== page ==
It enjoys a spectacular location but the course is a different prospect to the perfectly presented layouts at Terre Blanche. At the time of our visit, the course was fast and hard and ragged in places but still enjoyable to play.
Mistral Winds: shot-maker’s paradise
The opening holes are tight and wind through dense trees, made more difficult by the prevailing “Mistral” wind which can knock even the best-struck iron off-line.
It’s common in Continental Europe to describe a golf course as ‘technical,’ which often covers off challenging, unusual or quirky layouts.
Golf de Saumane is packed with character and it played dry and bare and more like a links than an inland parkland.
Provence can bask in sunshine through the Summer months, so playing on the shoulder seasons of Spring and Autumn might be better suited to catching this course at its best.
It has the potential to be an attractive draw for golfers in a region of South Eastern France that is best known for resorts like Terre Blanche and a small number of exclusive private courses like The Prince de Provence at Vidauban Golf Club.
Golf de Nimes Campagne, on the Route de Saint-Gilles in Nimes, is one course that needs no introduction in French golfing circles.
This private club welcomes visiting players and is considered the sixth best course in France.
The white clubhouse is a monument to a course set in 52 hectares of woodland with oak and blue cypress trees.
The course is most difficult in the windy season and the trees seem constantly in motion as you battle round doglegs and over water hazards.
To the west of Nimes, in the Dordogne region of Aquitaine, is another golf resort built by another English investor committed to ensuring golf tourism takes off in Southern France.
The Villenueve sur Lot golf course is situated in fields awash with sunflowers and surrounded by mature woodland.
It was built in 1987 but allowed to fall into decline.
Englishman Graham Goodman redeveloped the resort to include luxury apartments lining the first fairway of a picturesque 6,700-yard golf course.
With resorts like Terre Blanche and grand old courses like Golf de Nimes Campagne, golf holidays in Provence are growing in reputation alongside the region’s well established wine, gastronomy, tranquility and natural beauty.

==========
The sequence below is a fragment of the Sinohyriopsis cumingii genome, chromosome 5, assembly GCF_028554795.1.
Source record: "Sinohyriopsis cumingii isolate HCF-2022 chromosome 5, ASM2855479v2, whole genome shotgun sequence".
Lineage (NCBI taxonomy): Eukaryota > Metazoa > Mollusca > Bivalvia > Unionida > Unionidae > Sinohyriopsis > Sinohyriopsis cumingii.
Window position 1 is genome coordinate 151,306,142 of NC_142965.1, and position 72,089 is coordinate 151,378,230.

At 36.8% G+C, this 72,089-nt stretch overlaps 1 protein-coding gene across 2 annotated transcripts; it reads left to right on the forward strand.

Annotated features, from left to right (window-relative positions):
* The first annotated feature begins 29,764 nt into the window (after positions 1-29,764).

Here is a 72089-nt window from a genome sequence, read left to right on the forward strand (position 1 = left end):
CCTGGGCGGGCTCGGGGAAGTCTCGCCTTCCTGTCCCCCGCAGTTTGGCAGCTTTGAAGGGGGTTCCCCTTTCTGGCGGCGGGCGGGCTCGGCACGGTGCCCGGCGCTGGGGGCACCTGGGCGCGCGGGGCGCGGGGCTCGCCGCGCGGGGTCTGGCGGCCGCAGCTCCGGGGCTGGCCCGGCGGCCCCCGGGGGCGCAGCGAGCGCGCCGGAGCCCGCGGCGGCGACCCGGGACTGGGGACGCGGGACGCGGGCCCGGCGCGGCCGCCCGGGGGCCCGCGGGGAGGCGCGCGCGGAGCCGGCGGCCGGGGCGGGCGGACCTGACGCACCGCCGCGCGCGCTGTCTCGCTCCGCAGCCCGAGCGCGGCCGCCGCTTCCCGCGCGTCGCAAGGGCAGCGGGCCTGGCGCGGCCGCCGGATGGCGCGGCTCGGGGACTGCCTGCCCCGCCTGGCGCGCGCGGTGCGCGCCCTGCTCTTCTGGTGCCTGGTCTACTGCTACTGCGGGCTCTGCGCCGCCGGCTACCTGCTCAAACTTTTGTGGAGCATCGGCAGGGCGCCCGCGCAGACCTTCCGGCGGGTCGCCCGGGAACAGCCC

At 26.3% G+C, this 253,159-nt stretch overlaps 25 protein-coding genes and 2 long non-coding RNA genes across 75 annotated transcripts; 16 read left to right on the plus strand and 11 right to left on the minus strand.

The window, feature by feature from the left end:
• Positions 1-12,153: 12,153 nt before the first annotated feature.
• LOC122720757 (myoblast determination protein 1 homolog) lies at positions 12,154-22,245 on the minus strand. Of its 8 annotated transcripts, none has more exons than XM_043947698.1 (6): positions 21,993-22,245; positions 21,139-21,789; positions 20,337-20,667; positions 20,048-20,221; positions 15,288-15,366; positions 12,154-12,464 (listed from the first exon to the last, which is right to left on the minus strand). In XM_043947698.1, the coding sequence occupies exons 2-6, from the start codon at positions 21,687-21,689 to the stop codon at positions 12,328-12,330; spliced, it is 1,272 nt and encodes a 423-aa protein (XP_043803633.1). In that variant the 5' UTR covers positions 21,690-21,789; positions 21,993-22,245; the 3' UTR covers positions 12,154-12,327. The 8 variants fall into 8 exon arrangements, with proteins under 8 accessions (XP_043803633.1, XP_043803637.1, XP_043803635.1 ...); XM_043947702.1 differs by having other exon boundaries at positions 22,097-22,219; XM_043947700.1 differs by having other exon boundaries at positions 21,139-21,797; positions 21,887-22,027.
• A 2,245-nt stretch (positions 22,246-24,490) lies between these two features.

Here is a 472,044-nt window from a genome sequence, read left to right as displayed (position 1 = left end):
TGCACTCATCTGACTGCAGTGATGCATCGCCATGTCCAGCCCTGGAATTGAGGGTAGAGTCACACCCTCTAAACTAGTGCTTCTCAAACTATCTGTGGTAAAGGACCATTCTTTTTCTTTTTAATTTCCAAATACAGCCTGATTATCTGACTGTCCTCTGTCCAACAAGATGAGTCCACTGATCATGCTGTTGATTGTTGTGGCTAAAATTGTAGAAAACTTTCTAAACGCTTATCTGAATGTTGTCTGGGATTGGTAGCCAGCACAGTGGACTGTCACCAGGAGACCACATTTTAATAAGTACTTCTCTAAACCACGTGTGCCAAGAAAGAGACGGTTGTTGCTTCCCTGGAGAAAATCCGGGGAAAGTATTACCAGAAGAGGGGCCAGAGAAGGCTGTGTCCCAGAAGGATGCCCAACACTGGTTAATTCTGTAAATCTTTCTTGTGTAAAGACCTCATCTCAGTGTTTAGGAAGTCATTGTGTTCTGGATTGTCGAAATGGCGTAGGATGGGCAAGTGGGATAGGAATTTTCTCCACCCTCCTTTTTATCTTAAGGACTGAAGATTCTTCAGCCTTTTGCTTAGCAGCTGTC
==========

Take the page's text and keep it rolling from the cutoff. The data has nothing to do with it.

Provence will always be known for its baking hot summers, penchant for boulle and liberal flow of wine.
Now, golfers have plenty of choice to combine their love of the sport with all the romance, mystique and elegance of one of France’s most desirable holiday regions.
WHERE TO PLAY
GOLF IN PROVENCE
Le Chateau and Le Riou at Terre Blanche
Golf Nimes de Campagne
WHERE TO STAY
MUST VISIT IN PROVENCE
Nice is the city at the heart of the French Riviera, famous for its soft warm light which brings life and colour to the architecture, trees and stunning beaches.
A good way to spend a day is wandering through the flower and fish markets in the “Cours Saleya” district and strolling the narrow streets of the historic Old City.
L’Isle sur la Sorgue is a picturesque town near Golf de Saumane. Its canals, streams, waterwheels and alleyways have earned it the name “Little Venice”.
Restaurants line the waterways.
Numerous antique shops, galleries and shops make a visit to L’Isle sur la Sorgue fun, cultural and stimulating. Market days are Thursdays and Sundays when the streets are crowded with antique stalls.
Fontaine de Vaucluse lies at the source of the river Sorgue, and its natural spring is the largest in France and the fifth largest in the world.
The magnificent hilltop villages of Mènerbes, Gordes, Lacoste are also easy to explore.
A trip to Provence would not be the same without a trip to a wine cellar or La Cave, enabling you to sample the best of the Cotes du Rhone and Chateau Neuf de Pape regions. There are many cellars open year round to visitors.
A good insider’s guide to the area is Provence Food and Wine, a blog written by travel writer, wine expert and part-time Provence resident Mary Dowey.
The historic and cultural cities of Avignon, Aix en Provence, and Saint Remy provide an exciting day out.
Average Summer temperature of 22 degrees celsius.